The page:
“It actually is a huge relief, because it kind of felt like my message was being lost through all of the chaos,” Bennett said. “It felt like different groups were trying to hijack the message and that wasn’t my goal. I would rather take a step back and go at this in a different way than let these people steer my message in a different way. Some people might see that as a loss. I am so relieved. I know that my group is relived as well, because now we can focus on just walking around campus and engaging students who are out there, instead of fighting with the school, instead of trying to worry about these different groups trying to claim the rally as something that I’s not. We still will be there September 29 but it will be in the form of a campus walk. So, David, there will be guns on the campus. We will be open carrying just around the campus, and engaging students that want to talk to us…We’re going to take the high road. I have no regrets, we’re going to be the bigger people here, because the message is more important. We will still be open carrying, I want to make that clear, it’s just not going to be in the form of a rally.”

Instead of speakers, she said the event will consist of people in the community who support campus carry, “engaging the students, showing their firearms. Our purpose is to normalize firearms on the campus, and a great conversation starter is to walk around with them. People can ask questions. We’re there to talk to students and I’m not going to let the university or any of these fringe groups try to hijack it or ruin it. My message is more important than trying to fight with people. And I think it’s going to turn out really, really great.”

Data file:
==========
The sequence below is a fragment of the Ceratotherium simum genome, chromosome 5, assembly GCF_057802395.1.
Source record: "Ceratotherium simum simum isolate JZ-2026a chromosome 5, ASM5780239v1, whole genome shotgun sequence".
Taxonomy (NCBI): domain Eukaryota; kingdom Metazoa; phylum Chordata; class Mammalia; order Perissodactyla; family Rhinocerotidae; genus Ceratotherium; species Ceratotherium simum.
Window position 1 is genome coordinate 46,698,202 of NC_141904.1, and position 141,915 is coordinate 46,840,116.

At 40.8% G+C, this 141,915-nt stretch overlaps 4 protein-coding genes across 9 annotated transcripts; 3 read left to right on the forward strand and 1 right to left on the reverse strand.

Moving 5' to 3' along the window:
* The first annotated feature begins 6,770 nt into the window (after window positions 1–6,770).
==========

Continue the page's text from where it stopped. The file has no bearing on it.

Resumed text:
One Facebook listener posted a comment saying he thought the decision reflected a failure for Bennett and Liberty Hangout. Bennett disagreed.

“I didn’t fail. I don’t think I failed at all. Failing would have been letting my message get lost in all of this chaos and all of these lies and the fighting with the university, that is a fail. Just not showing up in general, not engaging with students, not keeping the integrity of my message, that is a fail. And I’m smart enough and I’m mature enough to know when something is going wrong, and I needed to take a step back and maintain my integrity. So no one is going to shame me.  I’m very happy with my decision.”

She said someone once told her that it’s critical to pick one’s battles smartly.

“You have to pick your battles to get to the war. And ultimately, our Second Amendment rights and convincing people to stand up for them, that’s the big goal here. And if I have to scale back during a couple of battles, it’s worth it and it’s fine. So anyone who was concerned about the speakers, they’re not even going to be there. It’s just going to be people in the community that support this message, and we will talk one on one with students and I think it’s going to be great.”

The time for the event remains the same, 2 to 5 p.m. Saturday, Sept. 29.

As grassroots director, Kaitlin works to bring Liberty Hangout chapters to universities across the United States. Her stated goal is to empower liberty lovers and conservatives to have the same voice as her on campus, and on social media, the face of growing censorship.

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Anthony Accardi is a writer and reporter for The Ohio Star.